As you may know, my first Android phone was an LG Optimus GT540. Less than 6 months after I got that phone, I bought an HTC Desire S, which I used for around 18 months. Last December, I bought a Google Nexus 4, and it is an excellent phone. However, for quite a while I’ve been wanting to go back to the LG GT540 for a few weeks, just to give it a try.
My Nexus 4 was dropped recently, and the glass on the front was cracked, making the touchscreen unresponsive. I was shocked to see that the screen had cracked, as the phone was in an ArmourDillo Hybrid Protective Case. If you are going to buy this case, buy a screen protector as well. Anyway, my mum’s boyfriend is currently using the HTC Desire S, and I had an excuse to give the LG GT540 another try.
The LG Optimus GT540 is a lower end Android phone from 2010, costing £100 at the time. It originally ran on Android 1.6 and was later officially upgraded to Android 2.1. This phone has a 600 MHz CPU, 256 MB RAM and 512 MB of internal storage, with 130 MB for apps. A 2GB micro SD card is also provided in the box. To complete the experience, this phone has a 3.0-inch resistive HVGA touchscreen.
At first, I thought I was going to enjoy going back to the early days of Android. However, I quickly realised how wrong I was. In fact, when I was buying a SIM card for the phone, I was very tempted to buy an HTC Wildfire S as a temporary replacement. The Wildfire S is similar to the LG GT540, but it was released in 2011. It has a 3.2-inch capacitive touchscreen and a newer version of Android, for around £75.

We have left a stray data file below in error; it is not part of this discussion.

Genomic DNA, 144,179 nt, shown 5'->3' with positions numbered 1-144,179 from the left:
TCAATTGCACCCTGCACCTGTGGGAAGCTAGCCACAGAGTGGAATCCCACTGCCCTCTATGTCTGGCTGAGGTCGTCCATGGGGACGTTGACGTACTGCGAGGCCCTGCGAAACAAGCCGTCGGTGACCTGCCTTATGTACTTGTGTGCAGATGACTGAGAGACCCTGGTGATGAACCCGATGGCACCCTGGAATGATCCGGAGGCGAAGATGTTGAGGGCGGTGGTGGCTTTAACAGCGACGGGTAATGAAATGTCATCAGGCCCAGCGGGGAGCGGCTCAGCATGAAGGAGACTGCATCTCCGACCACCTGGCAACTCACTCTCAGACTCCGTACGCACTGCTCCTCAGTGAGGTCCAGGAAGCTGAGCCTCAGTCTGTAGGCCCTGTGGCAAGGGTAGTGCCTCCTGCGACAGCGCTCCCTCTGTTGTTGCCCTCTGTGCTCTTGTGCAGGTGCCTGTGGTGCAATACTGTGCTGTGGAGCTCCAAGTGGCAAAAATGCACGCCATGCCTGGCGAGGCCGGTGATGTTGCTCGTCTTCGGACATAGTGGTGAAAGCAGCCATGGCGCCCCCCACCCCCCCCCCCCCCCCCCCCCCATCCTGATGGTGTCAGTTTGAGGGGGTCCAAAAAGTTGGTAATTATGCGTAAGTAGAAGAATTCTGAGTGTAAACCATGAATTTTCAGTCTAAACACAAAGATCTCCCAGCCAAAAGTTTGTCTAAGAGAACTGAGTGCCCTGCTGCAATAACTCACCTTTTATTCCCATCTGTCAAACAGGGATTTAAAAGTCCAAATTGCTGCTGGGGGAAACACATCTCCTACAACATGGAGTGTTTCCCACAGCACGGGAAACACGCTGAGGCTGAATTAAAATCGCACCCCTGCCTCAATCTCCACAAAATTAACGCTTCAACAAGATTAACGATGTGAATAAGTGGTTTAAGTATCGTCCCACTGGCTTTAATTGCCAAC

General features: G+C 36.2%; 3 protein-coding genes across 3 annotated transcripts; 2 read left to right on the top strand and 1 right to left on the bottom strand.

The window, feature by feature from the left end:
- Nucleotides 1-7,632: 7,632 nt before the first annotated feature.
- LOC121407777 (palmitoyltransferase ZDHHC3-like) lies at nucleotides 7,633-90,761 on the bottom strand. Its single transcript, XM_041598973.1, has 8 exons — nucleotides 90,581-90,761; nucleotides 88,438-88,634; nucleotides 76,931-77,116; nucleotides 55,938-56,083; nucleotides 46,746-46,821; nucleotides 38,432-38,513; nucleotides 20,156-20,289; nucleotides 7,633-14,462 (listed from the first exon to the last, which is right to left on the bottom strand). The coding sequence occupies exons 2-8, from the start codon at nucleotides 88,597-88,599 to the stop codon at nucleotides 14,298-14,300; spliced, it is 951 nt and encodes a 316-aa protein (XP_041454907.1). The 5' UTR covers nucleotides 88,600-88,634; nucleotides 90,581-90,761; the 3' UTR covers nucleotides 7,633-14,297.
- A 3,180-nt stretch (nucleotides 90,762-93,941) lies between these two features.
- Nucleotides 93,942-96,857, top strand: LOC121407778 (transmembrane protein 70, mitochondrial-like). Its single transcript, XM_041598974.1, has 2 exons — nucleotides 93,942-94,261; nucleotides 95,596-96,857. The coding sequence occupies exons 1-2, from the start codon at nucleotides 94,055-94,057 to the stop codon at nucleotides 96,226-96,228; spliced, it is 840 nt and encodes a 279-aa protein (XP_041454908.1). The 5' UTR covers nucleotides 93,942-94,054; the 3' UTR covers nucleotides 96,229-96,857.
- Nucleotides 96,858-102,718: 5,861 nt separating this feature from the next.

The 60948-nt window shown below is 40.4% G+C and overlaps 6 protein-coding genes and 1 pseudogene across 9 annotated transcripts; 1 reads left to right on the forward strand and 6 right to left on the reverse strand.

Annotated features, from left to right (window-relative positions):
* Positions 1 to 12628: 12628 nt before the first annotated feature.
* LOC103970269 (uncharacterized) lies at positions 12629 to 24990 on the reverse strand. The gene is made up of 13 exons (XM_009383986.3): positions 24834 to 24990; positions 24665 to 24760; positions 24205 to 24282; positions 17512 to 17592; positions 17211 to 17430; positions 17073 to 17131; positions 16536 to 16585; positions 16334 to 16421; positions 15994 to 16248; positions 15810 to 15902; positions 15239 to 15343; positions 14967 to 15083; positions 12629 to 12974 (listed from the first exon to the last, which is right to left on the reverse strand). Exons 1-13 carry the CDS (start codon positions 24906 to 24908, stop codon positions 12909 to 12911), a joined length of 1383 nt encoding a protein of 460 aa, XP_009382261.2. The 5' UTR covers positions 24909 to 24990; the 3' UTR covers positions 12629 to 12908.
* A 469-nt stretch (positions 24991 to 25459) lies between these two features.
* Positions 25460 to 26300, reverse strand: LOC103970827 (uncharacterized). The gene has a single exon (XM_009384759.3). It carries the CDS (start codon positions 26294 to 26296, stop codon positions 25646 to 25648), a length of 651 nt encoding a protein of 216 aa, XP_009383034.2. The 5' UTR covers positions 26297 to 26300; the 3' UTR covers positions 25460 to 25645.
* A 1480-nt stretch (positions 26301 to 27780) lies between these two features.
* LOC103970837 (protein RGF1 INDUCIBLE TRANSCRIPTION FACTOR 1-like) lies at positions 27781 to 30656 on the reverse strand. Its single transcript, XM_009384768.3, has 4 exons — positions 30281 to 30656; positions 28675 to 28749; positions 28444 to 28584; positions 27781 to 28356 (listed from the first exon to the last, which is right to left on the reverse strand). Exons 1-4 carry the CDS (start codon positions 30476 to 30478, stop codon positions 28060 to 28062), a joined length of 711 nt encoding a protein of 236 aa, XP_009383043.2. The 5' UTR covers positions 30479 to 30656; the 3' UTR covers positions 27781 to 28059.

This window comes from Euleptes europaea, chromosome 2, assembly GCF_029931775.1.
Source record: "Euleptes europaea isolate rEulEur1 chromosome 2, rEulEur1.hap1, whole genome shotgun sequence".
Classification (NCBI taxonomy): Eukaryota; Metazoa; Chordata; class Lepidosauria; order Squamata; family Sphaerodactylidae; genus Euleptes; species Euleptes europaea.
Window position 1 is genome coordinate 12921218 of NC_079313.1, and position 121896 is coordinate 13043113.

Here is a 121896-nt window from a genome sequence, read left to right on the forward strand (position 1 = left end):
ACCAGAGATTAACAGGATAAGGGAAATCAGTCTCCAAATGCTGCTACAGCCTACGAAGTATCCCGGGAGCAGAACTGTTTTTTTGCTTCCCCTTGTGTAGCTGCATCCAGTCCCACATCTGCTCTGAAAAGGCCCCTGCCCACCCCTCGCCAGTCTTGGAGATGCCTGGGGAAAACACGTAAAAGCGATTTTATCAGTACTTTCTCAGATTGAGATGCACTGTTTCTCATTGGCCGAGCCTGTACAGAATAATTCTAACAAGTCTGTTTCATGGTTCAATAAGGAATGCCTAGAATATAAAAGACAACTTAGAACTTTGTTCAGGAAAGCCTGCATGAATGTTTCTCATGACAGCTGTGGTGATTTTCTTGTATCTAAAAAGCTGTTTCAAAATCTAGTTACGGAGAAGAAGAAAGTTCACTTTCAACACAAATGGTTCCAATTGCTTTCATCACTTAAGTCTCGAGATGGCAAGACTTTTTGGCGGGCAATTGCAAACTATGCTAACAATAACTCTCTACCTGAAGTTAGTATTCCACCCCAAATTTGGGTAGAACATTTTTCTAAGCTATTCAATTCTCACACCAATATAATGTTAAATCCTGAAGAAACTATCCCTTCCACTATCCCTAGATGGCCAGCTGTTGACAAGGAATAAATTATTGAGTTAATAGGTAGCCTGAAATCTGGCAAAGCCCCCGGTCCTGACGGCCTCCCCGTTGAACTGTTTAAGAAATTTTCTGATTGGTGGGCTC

The first complaint I had about the LG GT540 was with the screen. The screen is far too small to type on at a decent speed, and it is resistive. I found that a pencil makes it much easier to use this phone. However, I ended up using a stylus from a Nintendo DS. This puts me under a lot of shame as a computer geek, and I haven’t been able to laugh at anyone using an iPhone or even an old BlackBerry.
The second complaint I had with the LG GT540 was with the software. It is not well optimised for the hardware, and quite honestly, going back to this phone feels like using an alpha build of Windows Vista. LG’s pathetic excuse for an on screen keyboard had to be replaced with TouchPal, and LG’s custom launcher was quickly replaced with GO Launcher.
The third complaint I had about the LG GT540 was the pathetic amount of internal storage. I bought a 32GB micro SD card, so I have plenty of space for my music and photos. However, apps have to be installed on the internal storage, and 130 MB just isn’t enough. I can install apps I need, such as GO Launcher and Twitter. However, that leaves no space for Facebook or a theme for GO Launcher.
The forth and final complaint was that I couldn’t find a way to install a custom ROM on this phone to save my life. I couldn’t find a way to reboot this phone into the bootloader screen, even using ADB with USB debugging enabled. If LG aren’t going to make a decent software experience on that phone, the least they could do is to allow the developer community to have a go at it.
Although I couldn’t find a way to install a custom ROM on the LG GT540, I was able to root it using an application called z4root. This app uses a security exploit in Android to, well, get root access. Because of that, I can delete bloatware from the phone and underclock the CPU to save battery. However, I am not able to overclock the CPU, or tether my mobile internet connection to other devices.
If there is one positive thing to say about this phone, it is probably with app support. Although LG stopped pushing software updates to this phone a long time ago, many of the popular smartphone apps will work fine on Android 2.1, including the official Facebook and Twitter apps. However, Instagram requires a newer version of Android, and third party Twitter clients have a compatibility issue with my phone.
Although the LG Optimus GT540 is a horrible phone to use, I can still use it as my main phone. Since this phone is made entirely out of plastic on the outside, I don’t have to worry about the screen cracking when I throw it across the room. However, the Google Nexus 4 doesn’t need to be thrown across the room, and because of that, when my Nexus 4 gets a new screen, I’ll be very glad to start using it again.
Sunday 10th March 2013 - 1 comment